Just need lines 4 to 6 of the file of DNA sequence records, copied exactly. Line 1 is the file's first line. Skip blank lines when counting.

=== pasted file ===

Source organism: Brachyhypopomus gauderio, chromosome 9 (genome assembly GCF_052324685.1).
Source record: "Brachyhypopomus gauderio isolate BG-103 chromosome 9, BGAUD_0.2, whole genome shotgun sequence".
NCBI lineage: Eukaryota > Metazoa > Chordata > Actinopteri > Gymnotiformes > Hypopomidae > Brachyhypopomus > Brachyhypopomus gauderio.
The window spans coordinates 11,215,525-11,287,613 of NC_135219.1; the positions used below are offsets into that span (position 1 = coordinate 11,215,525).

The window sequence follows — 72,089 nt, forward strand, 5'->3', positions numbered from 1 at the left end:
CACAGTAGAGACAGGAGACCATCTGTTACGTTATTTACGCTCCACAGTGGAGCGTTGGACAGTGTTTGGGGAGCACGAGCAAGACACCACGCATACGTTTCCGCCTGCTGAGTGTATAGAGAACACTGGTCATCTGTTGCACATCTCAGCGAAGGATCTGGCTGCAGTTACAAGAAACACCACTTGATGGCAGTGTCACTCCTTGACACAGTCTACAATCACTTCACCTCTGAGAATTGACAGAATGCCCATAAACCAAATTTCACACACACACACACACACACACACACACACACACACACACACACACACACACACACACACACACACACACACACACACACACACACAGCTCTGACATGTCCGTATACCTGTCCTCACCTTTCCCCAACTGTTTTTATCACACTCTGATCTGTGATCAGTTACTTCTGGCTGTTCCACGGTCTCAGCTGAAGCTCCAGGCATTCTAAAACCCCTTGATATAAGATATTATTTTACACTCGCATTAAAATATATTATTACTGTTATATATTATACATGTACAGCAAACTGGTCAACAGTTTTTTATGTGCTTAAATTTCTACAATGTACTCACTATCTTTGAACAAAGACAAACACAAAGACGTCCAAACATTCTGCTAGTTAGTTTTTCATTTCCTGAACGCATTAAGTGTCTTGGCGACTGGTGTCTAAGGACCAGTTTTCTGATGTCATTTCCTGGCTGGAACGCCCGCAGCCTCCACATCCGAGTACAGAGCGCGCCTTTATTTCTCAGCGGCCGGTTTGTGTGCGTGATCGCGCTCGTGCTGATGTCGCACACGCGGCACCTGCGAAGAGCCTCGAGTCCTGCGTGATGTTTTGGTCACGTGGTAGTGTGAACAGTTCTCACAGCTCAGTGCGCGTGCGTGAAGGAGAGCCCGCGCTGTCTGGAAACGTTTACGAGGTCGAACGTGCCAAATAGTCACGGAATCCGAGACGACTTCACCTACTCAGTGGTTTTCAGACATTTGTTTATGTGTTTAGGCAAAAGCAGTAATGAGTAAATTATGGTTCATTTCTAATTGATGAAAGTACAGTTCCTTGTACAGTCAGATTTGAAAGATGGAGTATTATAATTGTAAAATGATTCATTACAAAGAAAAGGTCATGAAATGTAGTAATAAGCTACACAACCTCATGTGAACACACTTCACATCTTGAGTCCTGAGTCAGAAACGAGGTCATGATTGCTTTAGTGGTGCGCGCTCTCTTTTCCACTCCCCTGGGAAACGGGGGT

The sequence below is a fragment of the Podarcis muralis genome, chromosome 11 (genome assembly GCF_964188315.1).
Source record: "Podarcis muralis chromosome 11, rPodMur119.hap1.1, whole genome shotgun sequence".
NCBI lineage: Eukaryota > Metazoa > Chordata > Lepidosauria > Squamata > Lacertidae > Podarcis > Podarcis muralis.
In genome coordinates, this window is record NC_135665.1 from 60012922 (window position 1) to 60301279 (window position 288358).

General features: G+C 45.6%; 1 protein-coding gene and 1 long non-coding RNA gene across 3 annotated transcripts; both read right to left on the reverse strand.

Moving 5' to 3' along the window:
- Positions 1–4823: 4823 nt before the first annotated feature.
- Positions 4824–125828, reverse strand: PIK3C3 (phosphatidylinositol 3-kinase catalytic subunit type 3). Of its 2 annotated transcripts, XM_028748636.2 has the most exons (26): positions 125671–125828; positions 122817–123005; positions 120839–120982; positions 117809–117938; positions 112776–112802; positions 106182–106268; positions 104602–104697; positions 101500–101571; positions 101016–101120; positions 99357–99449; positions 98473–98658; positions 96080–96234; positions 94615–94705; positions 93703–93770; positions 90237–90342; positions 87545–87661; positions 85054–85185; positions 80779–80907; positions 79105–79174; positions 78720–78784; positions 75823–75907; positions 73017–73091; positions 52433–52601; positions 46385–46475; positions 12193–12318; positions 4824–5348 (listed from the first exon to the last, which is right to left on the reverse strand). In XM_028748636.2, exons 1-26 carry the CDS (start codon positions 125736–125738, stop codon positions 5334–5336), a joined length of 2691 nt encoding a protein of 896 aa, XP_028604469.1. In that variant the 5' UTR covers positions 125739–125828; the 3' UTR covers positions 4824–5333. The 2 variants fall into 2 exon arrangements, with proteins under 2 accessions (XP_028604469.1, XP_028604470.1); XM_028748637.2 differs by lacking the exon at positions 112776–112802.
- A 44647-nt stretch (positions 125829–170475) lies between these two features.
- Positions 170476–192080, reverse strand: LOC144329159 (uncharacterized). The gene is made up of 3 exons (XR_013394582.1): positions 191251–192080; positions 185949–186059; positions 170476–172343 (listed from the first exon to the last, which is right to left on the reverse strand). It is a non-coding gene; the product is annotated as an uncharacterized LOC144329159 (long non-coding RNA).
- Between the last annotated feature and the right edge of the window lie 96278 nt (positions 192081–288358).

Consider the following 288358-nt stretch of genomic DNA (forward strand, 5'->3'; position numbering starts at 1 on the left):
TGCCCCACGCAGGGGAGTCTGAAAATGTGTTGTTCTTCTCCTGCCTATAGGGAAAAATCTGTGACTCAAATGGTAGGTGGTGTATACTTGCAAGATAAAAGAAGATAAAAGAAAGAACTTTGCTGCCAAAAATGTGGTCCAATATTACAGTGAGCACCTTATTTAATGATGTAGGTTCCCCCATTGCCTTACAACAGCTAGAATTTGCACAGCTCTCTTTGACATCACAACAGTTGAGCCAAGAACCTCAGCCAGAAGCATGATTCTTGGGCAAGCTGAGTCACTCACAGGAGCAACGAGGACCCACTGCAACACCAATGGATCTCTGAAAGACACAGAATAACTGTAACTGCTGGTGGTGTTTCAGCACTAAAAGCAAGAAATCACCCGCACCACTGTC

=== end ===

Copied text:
The window spans coordinates 11,215,525-11,287,613 of NC_135219.1; the positions used below are offsets into that span (position 1 = coordinate 11,215,525).

The window sequence follows — 72,089 nt, forward strand, 5'->3', positions numbered from 1 at the left end:
CACAGTAGAGACAGGAGACCATCTGTTACGTTATTTACGCTCCACAGTGGAGCGTTGGACAGTGTTTGGGGAGCACGAGCAAGACACCACGCATACGTTTCCGCCTGCTGAGTGTATAGAGAACACTGGTCATCTGTTGCACATCTCAGCGAAGGATCTGGCTGCAGTTACAAGAAACACCACTTGATGGCAGTGTCACTCCTTGACACAGTCTACAATCACTTCACCTCTGAGAATTGACAGAATGCCCATAAACCAAATTTCACACACACACACACACACACACACACACACACACACACACACACACACACACACACACACACACACACACACACACACACACACACAGCTCTGACATGTCCGTATACCTGTCCTCACCTTTCCCCAACTGTTTTTATCACACTCTGATCTGTGATCAGTTACTTCTGGCTGTTCCACGGTCTCAGCTGAAGCTCCAGGCATTCTAAAACCCCTTGATATAAGATATTATTTTACACTCGCATTAAAATATATTATTACTGTTATATATTATACATGTACAGCAAACTGGTCAACAGTTTTTTATGTGCTTAAATTTCTACAATGTACTCACTATCTTTGAACAAAGACAAACACAAAGACGTCCAAACATTCTGCTAGTTAGTTTTTCATTTCCTGAACGCATTAAGTGTCTTGGCGACTGGTGTCTAAGGACCAGTTTTCTGATGTCATTTCCTGGCTGGAACGCCCGCAGCCTCCACATCCGAGTACAGAGCGCGCCTTTATTTCTCAGCGGCCGGTTTGTGTGCGTGATCGCGCTCGTGCTGATGTCGCACACGCGGCACCTGCGAAGAGCCTCGAGTCCTGCGTGATGTTTTGGTCACGTGGTAGTGTGAACAGTTCTCACAGCTCAGTGCGCGTGCGTGAAGGAGAGCCCGCGCTGTCTGGAAACGTTTACGAGGTCGAACGTGCCAAATAGTCACGGAATCCGAGACGACTTCACCTACTCAGTGGTTTTCAGACATTTGTTTATGTGTTTAGGCAAAAGCAGTAATGAGTAAATTATGGTTCATTTCTAATTGATGAAAGTACAGTTCCTTGTACAGTCAGATTTGAAAGATGGAGTATTATAATTGTAAAATGATTCATTACAAAGAAAAGGTCATGAAATGTAGTAATAAGCTACACAACCTCATGTGAACACACTTCACATCTTGAGTCCTGAGTCAGAAACGAGGTCATGATTGCTTTAGTGGTGCGCGCTCTCTTTTCCACTCCCCTGGGAAACGGGGGT